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Guest Blog- Anxiety Disorders

[ 0 ] May 22, 2012 |

Anxiety Disorders, Their Symptoms, and Recognizing the Problem

Millions of people struggle with anxiety to the point where anxiety has been demonized because of the way it affects people’s quality of life. Yet anxiety is actually an evolutionary tool. It’s the “fight or flight” response – an immediate reaction designed to tell the mind and body urgently whether you need to “fight or flight” as a response to an event, action, person, etc.

At a time when human beings were prey and fought amongst themselves within their tribes, this tool was invaluable for staying alive. But as civilization improved, the fight/flight response was no longer as useful, and for many people the disuse of the response causes it to misfire. This is anxiety – our natural fight/flight response being triggered incorrectly in situations which don’t require anxiety.

No one can really live completely without anxiety, because anxiety is useful for staying safe from danger. But those struggling to control their anxiety experience fear in a variety of situations – or for no reason at all – and these situations can make it difficult to enjoy life.

The Many Different Types of Anxiety

There is more than one type of anxiety, and more than one type of anxiety disorder. When most people discuss anxiety, they are generally referring to “Generalized Anxiety Disorder.” Generalized anxiety disorder is persistent anxiety which is disproportionate to what is being experienced, either because it’s unprompted, or the person is experiencing more anxiety in a less stressful situation.

The symptoms of generalized anxiety disorder are the same symptoms that people experience during bouts of regular (fight/flight) anxiety. They include:

  • Fear or worry that won’t go away.
  • Sweating.
  • Physical trembling or shaking.
  • Nausea or upset stomach.
  • Lightheadedness.

The sufferer may also find they have ticks or other ways to release this nervous energy. Symptoms can differ from person to person, and the anxiety lasts long enough to be disruptive.

Other Anxiety Disorders

Generalized anxiety disorder is only one of several different anxiety disorders that manifest themselves in very different ways (although all anxiety disorders can share many of the above symptoms of generalized anxiety disorder), and each has its own potential treatment. Other anxiety disorders include:

  • Obsessive Compulsive Disorder – This disorder is characterized as anxiety which causes people to have obsessions (for example, keeping the hands clean) and compulsions (such as shutting a door three times). Obsessions are closely related to anxiety, because they’re often a part of anxiety, such as “I’m worried that something bad is going to happen to my family.” Compulsions are more of a coping mechanism. They are beliefs such as “If I touch this doorknob three times, that anxiety will go away” or “nothing will happen to my family if I go through this door twice.”
  • Panic Disorder – Panic disorder is characterized by panic attacks. Panic attacks are a very unique type of anxiety, in that the responses are often very physical. During a panic attack, the individual often experiences a feeling of impending doom or death, and they usually experience severe physical symptoms that mimic heart attacks, contributing to that fear.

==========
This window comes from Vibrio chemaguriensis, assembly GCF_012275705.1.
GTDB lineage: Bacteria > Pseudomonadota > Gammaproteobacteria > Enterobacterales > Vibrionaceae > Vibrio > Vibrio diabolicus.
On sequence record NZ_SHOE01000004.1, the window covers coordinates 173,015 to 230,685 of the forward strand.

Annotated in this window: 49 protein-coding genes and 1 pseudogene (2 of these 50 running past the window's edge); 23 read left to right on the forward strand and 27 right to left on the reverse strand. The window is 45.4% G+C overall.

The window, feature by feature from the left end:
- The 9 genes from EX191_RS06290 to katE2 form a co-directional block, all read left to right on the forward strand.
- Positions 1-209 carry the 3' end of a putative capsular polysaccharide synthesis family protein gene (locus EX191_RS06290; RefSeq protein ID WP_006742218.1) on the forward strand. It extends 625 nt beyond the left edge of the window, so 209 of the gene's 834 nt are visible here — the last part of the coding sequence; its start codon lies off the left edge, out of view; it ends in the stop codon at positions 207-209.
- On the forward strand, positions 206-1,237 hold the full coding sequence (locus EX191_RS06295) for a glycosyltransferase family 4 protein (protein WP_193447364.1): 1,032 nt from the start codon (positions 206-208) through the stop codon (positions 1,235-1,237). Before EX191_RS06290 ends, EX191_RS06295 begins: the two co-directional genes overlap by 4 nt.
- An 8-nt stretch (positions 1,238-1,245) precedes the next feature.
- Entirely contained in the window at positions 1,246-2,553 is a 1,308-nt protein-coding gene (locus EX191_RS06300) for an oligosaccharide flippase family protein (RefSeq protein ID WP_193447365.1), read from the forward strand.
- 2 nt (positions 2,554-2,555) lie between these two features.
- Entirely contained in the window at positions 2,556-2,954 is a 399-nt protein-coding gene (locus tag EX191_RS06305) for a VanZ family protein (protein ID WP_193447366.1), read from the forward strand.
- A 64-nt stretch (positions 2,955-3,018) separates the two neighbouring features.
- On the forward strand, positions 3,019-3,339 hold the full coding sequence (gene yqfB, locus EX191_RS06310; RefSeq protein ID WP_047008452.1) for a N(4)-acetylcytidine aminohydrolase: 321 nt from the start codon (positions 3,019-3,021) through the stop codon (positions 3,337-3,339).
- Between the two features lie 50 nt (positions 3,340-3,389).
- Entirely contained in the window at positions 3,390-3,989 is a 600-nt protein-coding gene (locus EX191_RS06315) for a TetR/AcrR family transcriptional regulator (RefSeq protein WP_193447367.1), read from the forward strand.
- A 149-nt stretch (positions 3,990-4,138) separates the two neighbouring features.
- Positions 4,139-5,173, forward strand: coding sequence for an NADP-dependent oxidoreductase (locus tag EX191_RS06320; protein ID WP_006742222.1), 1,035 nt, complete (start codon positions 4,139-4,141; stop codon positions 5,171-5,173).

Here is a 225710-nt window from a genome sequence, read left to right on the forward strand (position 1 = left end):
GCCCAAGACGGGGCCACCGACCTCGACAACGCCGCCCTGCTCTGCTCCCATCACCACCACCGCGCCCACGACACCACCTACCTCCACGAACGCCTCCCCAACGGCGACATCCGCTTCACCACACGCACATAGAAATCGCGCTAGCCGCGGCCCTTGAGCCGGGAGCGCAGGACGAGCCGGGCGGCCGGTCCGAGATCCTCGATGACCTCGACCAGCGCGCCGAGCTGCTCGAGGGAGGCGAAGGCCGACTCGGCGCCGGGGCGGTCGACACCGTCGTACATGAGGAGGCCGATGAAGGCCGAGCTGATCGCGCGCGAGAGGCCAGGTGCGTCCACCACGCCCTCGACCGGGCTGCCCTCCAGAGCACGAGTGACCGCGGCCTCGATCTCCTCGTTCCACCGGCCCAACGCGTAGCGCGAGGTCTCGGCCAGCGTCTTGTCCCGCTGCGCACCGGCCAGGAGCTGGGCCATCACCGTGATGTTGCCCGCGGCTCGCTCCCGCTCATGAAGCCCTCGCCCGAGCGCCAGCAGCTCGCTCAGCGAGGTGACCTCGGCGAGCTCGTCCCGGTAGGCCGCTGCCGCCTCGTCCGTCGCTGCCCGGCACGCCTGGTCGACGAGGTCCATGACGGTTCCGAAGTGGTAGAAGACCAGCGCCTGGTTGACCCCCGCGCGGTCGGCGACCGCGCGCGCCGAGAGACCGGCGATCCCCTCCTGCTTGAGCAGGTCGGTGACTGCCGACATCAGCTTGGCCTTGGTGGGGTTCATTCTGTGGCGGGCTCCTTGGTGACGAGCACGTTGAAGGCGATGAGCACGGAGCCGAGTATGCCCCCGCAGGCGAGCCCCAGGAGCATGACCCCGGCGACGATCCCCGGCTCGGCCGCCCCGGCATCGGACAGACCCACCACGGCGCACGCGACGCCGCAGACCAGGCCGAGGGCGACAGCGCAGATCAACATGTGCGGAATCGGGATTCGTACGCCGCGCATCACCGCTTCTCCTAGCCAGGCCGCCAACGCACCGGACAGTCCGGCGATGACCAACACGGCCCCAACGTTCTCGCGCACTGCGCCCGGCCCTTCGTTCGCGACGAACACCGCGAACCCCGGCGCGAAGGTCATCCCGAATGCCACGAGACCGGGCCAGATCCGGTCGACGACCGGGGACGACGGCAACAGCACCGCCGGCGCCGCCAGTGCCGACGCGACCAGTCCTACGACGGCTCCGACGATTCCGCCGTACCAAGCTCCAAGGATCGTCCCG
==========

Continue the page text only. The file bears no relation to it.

• Post-Traumatic Stress Disorder – Also known as PTSD, this disorder is characterized by extreme anxiety as a response to a traumatic event. Some people may relive the event, while others simply experience an intensely high degree of anxiety that may cause them to react with a disproportionate amount of anxiety or fear in regular life situations.

There are other types of anxiety as well, including social anxiety (fear of social situations/socializing), phobias (intense fear of something that should not generally cause that much fear), and separation anxiety. It’s also possible to experience various degrees of anxiety that may not qualify as an anxiety disorder but still requires assistance.
Treating Anxiety Disorders

Anxiety disorder treatments can be a long process, and involve targeting the specific anxiety disorder. There are medicines available, but ideally these should be the last resort as they are extremely strong and only numb the problems rather than solve them. Cognitive behavioral therapy has shown a great deal of promise, as well as exposure therapies (especially for panic disorder and phobias). There are also several alternative treatments available, many of which do have the potential to cure anxiety.

Anxiety disorders can have a tremendous impact on one’s quality of life. The good news is that there are ample treatment options available for those that need the support. Provided the individual is willing to admit he or she had an anxiety issue and adopt a treatment option best suited for that anxiety. They will find that living anxiety free is possible, and life will improve as a result.

About the Author: Ryan Rivera suffered from extreme anxiety, panic attacks, and agoraphobia. Currently, he provides information related to anxiety at

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About Jodean: Jodean Petersen is a medical professional who is a survivor of more than 20 surgeries, brought on by a teenage car accident which shattered the left side of her face, destroyed her left eye, and claimed the life of her best friend. Having been helped by so many, Jodean now works to help others facing similar life challenges through the outreach community she is building at View author profile.

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